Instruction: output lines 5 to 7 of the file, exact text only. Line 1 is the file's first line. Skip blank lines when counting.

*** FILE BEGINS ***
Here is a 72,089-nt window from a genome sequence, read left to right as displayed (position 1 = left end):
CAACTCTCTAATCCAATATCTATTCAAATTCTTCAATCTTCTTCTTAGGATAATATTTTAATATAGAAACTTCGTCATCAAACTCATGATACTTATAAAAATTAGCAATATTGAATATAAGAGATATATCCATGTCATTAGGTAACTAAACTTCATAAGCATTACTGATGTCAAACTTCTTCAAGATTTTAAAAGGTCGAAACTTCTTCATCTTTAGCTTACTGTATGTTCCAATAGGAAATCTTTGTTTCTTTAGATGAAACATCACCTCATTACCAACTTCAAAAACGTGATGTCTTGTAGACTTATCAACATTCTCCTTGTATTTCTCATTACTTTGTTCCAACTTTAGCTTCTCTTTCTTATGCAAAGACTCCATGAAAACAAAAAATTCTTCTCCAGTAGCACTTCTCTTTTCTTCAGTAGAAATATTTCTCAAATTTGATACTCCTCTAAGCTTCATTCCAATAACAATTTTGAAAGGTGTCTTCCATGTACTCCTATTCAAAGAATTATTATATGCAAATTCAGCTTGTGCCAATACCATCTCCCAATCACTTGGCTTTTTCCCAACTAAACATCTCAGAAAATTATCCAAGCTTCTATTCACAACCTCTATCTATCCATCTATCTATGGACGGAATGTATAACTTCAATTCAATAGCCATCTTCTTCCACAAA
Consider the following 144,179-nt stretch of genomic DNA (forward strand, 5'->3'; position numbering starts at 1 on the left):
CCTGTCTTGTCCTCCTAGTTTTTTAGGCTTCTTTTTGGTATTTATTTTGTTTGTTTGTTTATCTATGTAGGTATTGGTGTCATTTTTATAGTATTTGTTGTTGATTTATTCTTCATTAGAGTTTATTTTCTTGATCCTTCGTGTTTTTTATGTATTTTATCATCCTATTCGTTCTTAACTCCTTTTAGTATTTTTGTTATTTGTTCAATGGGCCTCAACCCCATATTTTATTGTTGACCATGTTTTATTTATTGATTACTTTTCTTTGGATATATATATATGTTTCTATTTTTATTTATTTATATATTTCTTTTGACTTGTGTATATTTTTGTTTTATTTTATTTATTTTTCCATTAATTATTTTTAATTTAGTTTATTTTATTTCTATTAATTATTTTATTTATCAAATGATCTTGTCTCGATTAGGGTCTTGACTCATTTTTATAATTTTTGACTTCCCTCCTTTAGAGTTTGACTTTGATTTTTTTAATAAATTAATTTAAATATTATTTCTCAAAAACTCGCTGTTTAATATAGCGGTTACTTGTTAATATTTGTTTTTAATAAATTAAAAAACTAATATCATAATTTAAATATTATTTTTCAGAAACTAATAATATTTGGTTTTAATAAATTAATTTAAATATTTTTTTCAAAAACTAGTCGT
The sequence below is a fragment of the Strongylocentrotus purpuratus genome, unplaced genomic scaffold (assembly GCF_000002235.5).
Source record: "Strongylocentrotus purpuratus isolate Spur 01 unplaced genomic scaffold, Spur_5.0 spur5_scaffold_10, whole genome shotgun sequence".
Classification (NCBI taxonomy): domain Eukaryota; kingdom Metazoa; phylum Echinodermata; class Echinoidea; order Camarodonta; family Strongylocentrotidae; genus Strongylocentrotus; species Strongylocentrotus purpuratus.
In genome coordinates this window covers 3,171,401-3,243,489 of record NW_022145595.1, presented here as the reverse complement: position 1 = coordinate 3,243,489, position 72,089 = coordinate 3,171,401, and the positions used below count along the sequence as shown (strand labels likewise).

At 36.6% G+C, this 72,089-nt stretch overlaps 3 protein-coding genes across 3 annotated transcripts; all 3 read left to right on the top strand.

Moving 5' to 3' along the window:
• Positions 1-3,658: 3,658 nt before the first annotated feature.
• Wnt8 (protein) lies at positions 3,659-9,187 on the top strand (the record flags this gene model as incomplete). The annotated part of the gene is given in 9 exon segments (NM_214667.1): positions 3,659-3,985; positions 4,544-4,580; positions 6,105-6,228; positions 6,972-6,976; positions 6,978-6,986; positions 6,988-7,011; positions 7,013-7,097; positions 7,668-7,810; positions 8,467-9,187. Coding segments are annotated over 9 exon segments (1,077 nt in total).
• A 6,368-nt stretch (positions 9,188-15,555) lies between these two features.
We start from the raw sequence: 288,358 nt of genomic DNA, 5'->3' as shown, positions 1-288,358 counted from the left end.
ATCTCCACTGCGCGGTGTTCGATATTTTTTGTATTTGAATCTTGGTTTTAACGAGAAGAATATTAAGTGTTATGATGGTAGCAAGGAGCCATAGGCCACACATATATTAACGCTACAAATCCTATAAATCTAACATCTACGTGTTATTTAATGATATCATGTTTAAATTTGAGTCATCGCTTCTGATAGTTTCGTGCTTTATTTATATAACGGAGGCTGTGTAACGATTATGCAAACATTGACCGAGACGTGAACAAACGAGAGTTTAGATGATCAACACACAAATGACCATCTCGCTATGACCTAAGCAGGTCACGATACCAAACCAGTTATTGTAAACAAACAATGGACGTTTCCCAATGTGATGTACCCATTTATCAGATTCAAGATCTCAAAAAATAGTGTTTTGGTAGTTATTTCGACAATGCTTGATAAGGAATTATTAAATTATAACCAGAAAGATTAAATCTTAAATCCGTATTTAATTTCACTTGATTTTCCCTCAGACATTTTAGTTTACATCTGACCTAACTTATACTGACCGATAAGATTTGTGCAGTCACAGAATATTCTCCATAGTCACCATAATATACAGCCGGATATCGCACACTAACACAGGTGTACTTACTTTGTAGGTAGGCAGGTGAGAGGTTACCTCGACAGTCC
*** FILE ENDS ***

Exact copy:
The sequence below is a fragment of the Strongylocentrotus purpuratus genome, unplaced genomic scaffold (assembly GCF_000002235.5).
Source record: "Strongylocentrotus purpuratus isolate Spur 01 unplaced genomic scaffold, Spur_5.0 spur5_scaffold_10, whole genome shotgun sequence".
Classification (NCBI taxonomy): domain Eukaryota; kingdom Metazoa; phylum Echinodermata; class Echinoidea; order Camarodonta; family Strongylocentrotidae; genus Strongylocentrotus; species Strongylocentrotus purpuratus.